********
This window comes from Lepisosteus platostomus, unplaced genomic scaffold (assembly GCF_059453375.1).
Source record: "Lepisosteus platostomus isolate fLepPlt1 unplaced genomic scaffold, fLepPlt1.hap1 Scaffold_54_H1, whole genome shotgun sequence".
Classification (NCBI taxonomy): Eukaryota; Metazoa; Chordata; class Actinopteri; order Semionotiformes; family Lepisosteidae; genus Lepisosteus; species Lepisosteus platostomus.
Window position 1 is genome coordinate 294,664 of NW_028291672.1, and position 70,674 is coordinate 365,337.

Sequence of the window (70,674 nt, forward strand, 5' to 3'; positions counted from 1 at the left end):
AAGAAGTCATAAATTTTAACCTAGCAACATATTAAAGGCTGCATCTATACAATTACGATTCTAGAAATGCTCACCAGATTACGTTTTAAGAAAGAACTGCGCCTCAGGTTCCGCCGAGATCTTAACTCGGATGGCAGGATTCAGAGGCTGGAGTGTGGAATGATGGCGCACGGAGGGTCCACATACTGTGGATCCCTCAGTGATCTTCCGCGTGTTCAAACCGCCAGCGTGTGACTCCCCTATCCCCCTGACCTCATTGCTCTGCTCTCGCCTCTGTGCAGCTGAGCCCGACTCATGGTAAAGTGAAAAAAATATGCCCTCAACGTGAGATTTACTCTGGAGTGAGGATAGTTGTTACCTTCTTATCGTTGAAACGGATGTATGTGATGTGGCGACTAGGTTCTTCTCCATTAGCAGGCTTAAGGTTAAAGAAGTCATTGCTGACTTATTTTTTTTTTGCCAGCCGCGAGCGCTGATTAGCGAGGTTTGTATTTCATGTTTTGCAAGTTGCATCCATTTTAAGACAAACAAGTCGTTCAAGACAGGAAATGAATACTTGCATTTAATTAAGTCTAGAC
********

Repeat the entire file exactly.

This window comes from Lepisosteus platostomus, unplaced genomic scaffold (assembly GCF_059453375.1).
Source record: "Lepisosteus platostomus isolate fLepPlt1 unplaced genomic scaffold, fLepPlt1.hap1 Scaffold_54_H1, whole genome shotgun sequence".
Classification (NCBI taxonomy): Eukaryota; Metazoa; Chordata; class Actinopteri; order Semionotiformes; family Lepisosteidae; genus Lepisosteus; species Lepisosteus platostomus.
Window position 1 is genome coordinate 294,664 of NW_028291672.1, and position 70,674 is coordinate 365,337.

Sequence of the window (70,674 nt, forward strand, 5' to 3'; positions counted from 1 at the left end):
AAGAAGTCATAAATTTTAACCTAGCAACATATTAAAGGCTGCATCTATACAATTACGATTCTAGAAATGCTCACCAGATTACGTTTTAAGAAAGAACTGCGCCTCAGGTTCCGCCGAGATCTTAACTCGGATGGCAGGATTCAGAGGCTGGAGTGTGGAATGATGGCGCACGGAGGGTCCACATACTGTGGATCCCTCAGTGATCTTCCGCGTGTTCAAACCGCCAGCGTGTGACTCCCCTATCCCCCTGACCTCATTGCTCTGCTCTCGCCTCTGTGCAGCTGAGCCCGACTCATGGTAAAGTGAAAAAAATATGCCCTCAACGTGAGATTTACTCTGGAGTGAGGATAGTTGTTACCTTCTTATCGTTGAAACGGATGTATGTGATGTGGCGACTAGGTTCTTCTCCATTAGCAGGCTTAAGGTTAAAGAAGTCATTGCTGACTTATTTTTTTTTTGCCAGCCGCGAGCGCTGATTAGCGAGGTTTGTATTTCATGTTTTGCAAGTTGCATCCATTTTAAGACAAACAAGTCGTTCAAGACAGGAAATGAATACTTGCATTTAATTAAGTCTAGAC